Competition Vs Collaboration in Sports : What Legends Choose

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Cristiano Ronaldo

There’s a joke about Jesus viewing a football match between the ‘Catholic Conquerors’ and ‘Protestant Punchers’. Both teams were excellent; the match was exciting. The Conquerors scored a goal first. Jesus jumped up, whistled wildly and applauded appreciatively. Then, the Punchers scored. Again, Jesus jumped up, whistled and clapped riotously. Puzzled, a spectator near him asked: “Which side are you shouting for?” Jesus replied, “I’m not cheering for any side. I’m just enjoying the game!” The man turned to his neighbour and sneered, “Hmmm, look at that atheist!”

If Rama, Jesus, Buddha, Mahavira, Guru Nanak or any other Mahatma was asked which team he was for, and which against, would any of them choose just one and condemn others? I think not. Many might also frown upon juxtaposing sports with spirituality. Yet, June 1, Vatican’s Commission for Family and Life published a must-read document entitled: ‘Give the Best of Yourself: Christian Perspectives on Sport and Life’.

‘Sport’ stems from the Old French expression desporter or se desporter – derived from the Latin de(s)portare – meaning, to amuse oneself. Sure, a sports’ buff amuses oneself. But, once out on the field or court, one comes face-to-face with competitors to compete. The word ‘compete’ derives from two Latin roots ‘com’, meaning ‘with’ and ‘petere’, meaning ‘to strive’ or ‘to seek’. True competitors ‘strive or seek together’ for excellence. We have much to learn from competitors who shake hands, embrace, or share a meal after an intense contest.

Books like ‘If Cricket is Religion, Sachin is God’ felicitously wed sport with religion. Interestingly, in 1904, Pope Pius X opened the doors of the Vatican to sport by hosting a gymnastics event, much to the chagrin of one of his counsellors. When questioned by him: “Where are we going to finish?” the pope replied, tongue-in-cheek, “In Paradise, my dear!”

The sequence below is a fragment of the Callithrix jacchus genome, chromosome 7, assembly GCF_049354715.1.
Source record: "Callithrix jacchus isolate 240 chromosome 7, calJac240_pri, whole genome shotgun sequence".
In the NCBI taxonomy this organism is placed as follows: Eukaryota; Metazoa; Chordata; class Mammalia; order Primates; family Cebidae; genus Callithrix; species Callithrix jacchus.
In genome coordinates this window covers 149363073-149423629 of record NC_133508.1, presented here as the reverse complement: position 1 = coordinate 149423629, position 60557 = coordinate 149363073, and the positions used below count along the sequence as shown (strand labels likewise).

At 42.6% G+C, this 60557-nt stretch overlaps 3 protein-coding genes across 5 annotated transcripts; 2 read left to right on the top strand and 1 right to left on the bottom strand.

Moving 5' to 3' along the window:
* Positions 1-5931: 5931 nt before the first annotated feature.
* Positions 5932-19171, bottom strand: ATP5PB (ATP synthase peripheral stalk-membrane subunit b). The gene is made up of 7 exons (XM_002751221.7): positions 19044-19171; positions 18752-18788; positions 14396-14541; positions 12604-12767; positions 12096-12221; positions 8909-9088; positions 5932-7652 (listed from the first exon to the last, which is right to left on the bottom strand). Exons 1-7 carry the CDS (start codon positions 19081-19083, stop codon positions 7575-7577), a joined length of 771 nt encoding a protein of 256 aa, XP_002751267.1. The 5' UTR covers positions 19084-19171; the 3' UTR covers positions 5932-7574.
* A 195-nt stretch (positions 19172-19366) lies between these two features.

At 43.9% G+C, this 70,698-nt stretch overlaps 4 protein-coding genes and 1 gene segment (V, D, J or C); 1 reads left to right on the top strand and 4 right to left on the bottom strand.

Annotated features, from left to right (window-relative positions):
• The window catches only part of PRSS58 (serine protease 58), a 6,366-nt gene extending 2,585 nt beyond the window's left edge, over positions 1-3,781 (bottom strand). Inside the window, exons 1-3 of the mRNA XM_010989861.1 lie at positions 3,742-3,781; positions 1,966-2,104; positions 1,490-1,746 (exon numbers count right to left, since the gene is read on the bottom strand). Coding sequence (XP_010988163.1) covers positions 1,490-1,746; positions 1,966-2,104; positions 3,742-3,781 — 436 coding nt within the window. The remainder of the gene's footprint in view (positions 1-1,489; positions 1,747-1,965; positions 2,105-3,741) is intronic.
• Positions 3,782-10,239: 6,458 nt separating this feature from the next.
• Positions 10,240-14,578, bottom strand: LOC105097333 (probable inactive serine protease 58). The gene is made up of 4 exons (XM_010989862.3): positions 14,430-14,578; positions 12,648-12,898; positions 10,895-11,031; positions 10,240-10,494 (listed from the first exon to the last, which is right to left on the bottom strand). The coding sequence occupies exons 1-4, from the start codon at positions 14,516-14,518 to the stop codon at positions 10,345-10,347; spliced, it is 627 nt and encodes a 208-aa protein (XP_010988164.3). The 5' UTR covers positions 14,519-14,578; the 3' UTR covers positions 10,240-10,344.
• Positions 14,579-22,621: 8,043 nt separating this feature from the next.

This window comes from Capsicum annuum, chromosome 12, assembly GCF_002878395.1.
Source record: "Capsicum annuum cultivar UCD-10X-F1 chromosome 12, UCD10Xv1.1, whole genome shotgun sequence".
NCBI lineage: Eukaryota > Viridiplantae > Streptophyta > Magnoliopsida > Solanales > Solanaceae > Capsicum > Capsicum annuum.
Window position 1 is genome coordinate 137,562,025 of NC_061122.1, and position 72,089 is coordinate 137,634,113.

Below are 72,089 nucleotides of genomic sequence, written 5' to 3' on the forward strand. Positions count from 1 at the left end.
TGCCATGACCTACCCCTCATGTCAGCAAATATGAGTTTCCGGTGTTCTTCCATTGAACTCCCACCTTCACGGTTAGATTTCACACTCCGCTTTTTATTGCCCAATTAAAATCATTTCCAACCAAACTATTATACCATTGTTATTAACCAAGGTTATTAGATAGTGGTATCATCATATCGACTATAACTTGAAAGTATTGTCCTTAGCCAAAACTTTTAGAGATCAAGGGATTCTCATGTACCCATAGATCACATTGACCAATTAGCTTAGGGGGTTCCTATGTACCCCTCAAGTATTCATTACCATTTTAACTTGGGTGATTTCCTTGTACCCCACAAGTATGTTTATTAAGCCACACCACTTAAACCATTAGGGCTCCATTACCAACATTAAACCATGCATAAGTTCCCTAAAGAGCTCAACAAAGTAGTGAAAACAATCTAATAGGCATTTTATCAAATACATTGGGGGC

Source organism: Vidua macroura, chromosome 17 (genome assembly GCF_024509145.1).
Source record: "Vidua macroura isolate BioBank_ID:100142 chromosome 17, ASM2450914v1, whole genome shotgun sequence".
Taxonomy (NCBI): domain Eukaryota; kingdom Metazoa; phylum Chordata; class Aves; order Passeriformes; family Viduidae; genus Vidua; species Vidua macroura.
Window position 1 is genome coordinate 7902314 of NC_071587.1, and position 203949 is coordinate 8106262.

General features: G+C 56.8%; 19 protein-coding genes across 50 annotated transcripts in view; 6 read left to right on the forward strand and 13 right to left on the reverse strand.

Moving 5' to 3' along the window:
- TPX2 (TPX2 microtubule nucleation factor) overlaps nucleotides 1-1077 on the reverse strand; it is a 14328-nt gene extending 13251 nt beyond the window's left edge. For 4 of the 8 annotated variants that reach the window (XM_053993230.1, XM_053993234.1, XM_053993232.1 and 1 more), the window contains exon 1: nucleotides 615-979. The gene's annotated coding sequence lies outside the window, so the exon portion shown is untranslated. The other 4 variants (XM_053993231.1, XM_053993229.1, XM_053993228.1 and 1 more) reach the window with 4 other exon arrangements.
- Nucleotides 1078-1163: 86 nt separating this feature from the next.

“The bond between the church and the world of sports is a beautiful reality that has strengthened over time, for the church sees in sports a powerful instrument for the integral growth of the human person. Engaging in sports, in fact, rouses us to go beyond ourselves and our own self-interest a healthy way; it trains the spirit in sacrifice and, if it is organised well, it fosters loyalty in interpersonal relations, friendship, and respect for rules.”

The IPL of cricket, and its’ recent spillover in kabaddi and football are heartwarming national unifiers. Fifa World Cup 2018 will soon see frenzied fans following every move of a mesmerising Messi; Wimbledon will showcase the sturdy serenity of a never-say-die mother, Serena Williams; while another mother, Mary Kom, still packs a punch in her matchless bouts.

“I play for my country. For me, it must be everything or nothing,” said AB de Villiers recently, on retiring from cricket. His stress on “everything or nothing” is striking. In his autobiography, he writes: “This book is not my story. It is the story of what God has planned and realised through me … I would really like people to appreciate that whatever glory there may be needs to be recognised as His glory, not mine.”

You cannot cross a yawning chasm with a series of little jumps; only a mighty leap would work. So, be sporting! Pope Francis concludes: “Give life your very best; spend your life on what really matters and lasts forever.”

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